ROBERT SIEGEL, host:
There's a band from Stockholm called The Knife.
Our critic, Robert Christgau, didn't think he would like it very much, and he was wrong.
ROBERT CHRISTGAU: It isn't just the news hound in me whose ears stick up when a consensus develops around a record in a style I normally find alien. It's the listener in me tracking new pleasure paths. I've learned that you don't have to be a metal head to love Motorhead, or a 16-year-old girl to want the Backstreet Boys' song "I Want It That Way." So though I seldom get involved with boy-girl synth and vocal duos, I registered the industrial-grade buzz surrounding "Silent Scream" by the Swedish sibling act, The Knife.
Here are the first sounds I made out when I streamed it online.
(Soundbite of music)
CHRISTGAU: Maybe, you just don't like screechy synths. Usually, neither do I. But that title song tunelet? Hooked so hard, I found myself perking up whenever "Silent Scream" came on. A track later, "Neverland" did the same trick.
(Soundbite of song, "Neverland")
THE KNIFE (Musical Group): (Singing) Eyes are sober, this is the plan. I'm sitting in a car heading Neverland. A fancy man, a fancy man. He's pointing his fingers that are left on his hand. Eyes are hazel...
CHRISTGAU: The dopey, Bjorky voice belongs to Karin Dreijer, doing it for dollars and for a fancy man, she claims, at the end of "Neverland". This would be pretty bleak, if everything else about the thing wasn't so silly. Bleak dance-ability is definitely The Knife's way. Music bloggers are right to crow about their textural freshness and shivering digital luster. But those good things wouldn't ring my chimes, if Silent Scream wasn't also a hoot. More than how inventively brother Olof milks the machines, I love the way his sister, Karen, duets with herself on "We Share Our Mother's Health."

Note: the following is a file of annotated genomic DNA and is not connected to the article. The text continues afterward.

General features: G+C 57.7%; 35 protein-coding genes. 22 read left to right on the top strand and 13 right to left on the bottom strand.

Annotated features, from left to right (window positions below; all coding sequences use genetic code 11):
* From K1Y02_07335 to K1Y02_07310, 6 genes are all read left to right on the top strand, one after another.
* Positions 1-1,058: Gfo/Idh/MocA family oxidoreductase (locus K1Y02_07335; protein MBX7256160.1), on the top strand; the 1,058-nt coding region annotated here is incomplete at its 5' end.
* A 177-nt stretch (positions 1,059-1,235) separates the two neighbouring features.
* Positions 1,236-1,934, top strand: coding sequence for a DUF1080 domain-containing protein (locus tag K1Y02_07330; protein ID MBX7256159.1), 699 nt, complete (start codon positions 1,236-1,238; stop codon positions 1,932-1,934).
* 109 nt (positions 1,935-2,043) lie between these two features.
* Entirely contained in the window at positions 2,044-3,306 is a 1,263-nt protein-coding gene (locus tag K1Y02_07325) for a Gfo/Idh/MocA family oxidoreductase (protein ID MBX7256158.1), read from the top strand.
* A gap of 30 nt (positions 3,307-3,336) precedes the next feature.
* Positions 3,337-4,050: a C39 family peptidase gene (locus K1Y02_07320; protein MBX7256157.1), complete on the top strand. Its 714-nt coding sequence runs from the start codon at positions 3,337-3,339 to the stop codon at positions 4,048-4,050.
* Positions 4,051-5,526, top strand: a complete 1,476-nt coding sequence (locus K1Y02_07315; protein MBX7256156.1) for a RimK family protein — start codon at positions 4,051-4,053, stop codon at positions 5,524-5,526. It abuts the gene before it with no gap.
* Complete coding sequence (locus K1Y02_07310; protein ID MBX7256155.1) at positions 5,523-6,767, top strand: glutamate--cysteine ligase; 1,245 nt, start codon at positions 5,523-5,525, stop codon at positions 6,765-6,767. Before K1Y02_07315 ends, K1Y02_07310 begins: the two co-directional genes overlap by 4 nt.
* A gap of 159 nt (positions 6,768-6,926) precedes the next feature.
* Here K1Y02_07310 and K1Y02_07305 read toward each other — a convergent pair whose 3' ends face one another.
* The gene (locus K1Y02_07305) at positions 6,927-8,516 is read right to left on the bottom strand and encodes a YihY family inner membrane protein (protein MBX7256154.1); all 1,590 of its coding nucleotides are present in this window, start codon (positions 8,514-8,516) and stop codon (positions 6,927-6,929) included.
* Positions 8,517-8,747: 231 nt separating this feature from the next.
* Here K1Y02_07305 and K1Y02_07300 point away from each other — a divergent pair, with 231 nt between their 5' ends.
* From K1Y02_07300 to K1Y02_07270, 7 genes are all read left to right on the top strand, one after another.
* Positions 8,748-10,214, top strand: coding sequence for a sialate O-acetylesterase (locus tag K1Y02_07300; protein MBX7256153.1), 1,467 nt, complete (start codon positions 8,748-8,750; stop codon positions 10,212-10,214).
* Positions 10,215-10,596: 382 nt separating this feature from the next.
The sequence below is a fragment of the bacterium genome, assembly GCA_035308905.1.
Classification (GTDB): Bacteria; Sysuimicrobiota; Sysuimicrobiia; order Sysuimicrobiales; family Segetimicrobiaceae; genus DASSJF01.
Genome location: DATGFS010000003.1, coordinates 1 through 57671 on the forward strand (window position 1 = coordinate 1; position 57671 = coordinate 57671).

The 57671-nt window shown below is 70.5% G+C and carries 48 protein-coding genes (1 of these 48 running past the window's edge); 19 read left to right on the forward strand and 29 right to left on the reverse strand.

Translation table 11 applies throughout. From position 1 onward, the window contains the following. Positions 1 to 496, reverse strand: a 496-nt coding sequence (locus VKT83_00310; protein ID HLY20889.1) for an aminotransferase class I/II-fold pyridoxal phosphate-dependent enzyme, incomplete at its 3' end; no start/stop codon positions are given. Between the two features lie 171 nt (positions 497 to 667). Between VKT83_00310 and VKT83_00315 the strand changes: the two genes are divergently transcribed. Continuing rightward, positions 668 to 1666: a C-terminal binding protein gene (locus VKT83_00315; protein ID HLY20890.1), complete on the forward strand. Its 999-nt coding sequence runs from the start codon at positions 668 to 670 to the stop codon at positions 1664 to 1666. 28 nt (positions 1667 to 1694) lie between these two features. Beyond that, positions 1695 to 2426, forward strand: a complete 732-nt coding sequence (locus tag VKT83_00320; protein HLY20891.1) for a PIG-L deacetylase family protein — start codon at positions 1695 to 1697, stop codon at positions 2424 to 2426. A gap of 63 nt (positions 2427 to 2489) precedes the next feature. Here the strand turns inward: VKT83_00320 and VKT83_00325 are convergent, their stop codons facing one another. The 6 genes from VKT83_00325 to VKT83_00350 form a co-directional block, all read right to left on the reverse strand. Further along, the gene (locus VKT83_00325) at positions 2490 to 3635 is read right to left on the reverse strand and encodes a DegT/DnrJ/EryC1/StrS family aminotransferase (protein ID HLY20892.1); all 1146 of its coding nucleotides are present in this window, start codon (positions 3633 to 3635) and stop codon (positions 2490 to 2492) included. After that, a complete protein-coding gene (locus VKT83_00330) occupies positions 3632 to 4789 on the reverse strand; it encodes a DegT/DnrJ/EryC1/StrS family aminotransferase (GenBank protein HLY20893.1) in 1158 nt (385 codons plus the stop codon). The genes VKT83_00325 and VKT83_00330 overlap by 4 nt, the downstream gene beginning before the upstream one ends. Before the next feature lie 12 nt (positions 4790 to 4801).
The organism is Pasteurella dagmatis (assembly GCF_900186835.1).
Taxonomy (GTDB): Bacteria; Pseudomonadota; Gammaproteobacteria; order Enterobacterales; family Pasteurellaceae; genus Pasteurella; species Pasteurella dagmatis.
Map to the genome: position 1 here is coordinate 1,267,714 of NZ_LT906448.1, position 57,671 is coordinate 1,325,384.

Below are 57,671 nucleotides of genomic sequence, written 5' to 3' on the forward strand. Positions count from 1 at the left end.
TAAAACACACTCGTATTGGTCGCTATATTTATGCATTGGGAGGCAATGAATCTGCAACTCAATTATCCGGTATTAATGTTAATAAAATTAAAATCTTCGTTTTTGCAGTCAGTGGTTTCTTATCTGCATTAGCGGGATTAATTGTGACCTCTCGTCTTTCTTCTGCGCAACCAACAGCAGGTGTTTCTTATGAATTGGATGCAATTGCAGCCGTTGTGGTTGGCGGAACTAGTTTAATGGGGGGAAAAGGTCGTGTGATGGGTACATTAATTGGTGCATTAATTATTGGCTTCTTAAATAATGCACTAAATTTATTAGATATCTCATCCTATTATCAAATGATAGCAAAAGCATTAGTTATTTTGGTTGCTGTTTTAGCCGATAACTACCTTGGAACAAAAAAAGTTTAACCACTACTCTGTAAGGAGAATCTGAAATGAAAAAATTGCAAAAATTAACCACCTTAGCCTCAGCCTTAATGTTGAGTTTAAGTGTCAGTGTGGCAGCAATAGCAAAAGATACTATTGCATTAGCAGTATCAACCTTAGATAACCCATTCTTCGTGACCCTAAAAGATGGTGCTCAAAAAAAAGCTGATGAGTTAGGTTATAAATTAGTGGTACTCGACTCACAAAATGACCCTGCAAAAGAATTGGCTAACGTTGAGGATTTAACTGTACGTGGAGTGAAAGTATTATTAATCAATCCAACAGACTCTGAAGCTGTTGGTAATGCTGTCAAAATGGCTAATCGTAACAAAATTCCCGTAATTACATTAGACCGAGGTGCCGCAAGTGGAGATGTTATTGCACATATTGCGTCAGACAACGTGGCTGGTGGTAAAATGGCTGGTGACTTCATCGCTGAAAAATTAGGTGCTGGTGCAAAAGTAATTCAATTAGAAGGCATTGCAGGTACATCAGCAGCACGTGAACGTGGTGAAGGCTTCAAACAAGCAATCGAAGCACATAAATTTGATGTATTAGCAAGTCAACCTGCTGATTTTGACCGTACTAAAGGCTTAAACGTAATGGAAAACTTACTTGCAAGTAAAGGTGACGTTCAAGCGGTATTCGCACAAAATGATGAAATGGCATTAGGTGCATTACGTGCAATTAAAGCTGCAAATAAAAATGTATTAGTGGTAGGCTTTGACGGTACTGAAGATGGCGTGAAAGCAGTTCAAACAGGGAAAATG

(Soundbite of song, "We Share Our Mother's Health")
THE KNIFE: (Singing) Trees there will be; apples, fruits maybe. You know, what I fear. The end is always near. Trees there will be; apples, fruits maybe. You know, what I fear. The end is always near.
CHRISTGAU: It's from my reading - not my listening - that I know that muffled guy is really sister Karen, manhandled electronically. I know what the English as a second language lyrics say from my reading, too. Applying a magnifying glass to my CD booklet, I see the male voice admonishing: You say you need it when you don't - and the female responding, you know what I fear, the end is always near. Deeply felt, I have no doubt.
The music does darken as the album proceeds. So even though I still think The Knife sound braver when they're sillier, I respect their seriousness enough to give them the last word.
SIEGEL: The album is called, "Silent Shout" by the band The Knife. Our reviewer, Robert Christgau, is a contributing editor to Rolling Stone magazine.
(Soundbite of song, "Marble House")
THE KNIFE: (Singing) I cut your nails and comb your hair. I carry you down the stairs. I wanted to see right through from the other side. I wanted to walk a trail with no end in sight.
The moment we believe that we have never met. Another kind of love, it's easy to forget. When we are all alone, then we do both agree. We have a thing in common. This was meant to be.
NPR transcripts are created on a rush deadline by a contractor for NPR, and accuracy and availability may vary. This text may not be in its final form and may be updated or revised in the future. Please be aware that the authoritative record of NPR’s programming is the audio.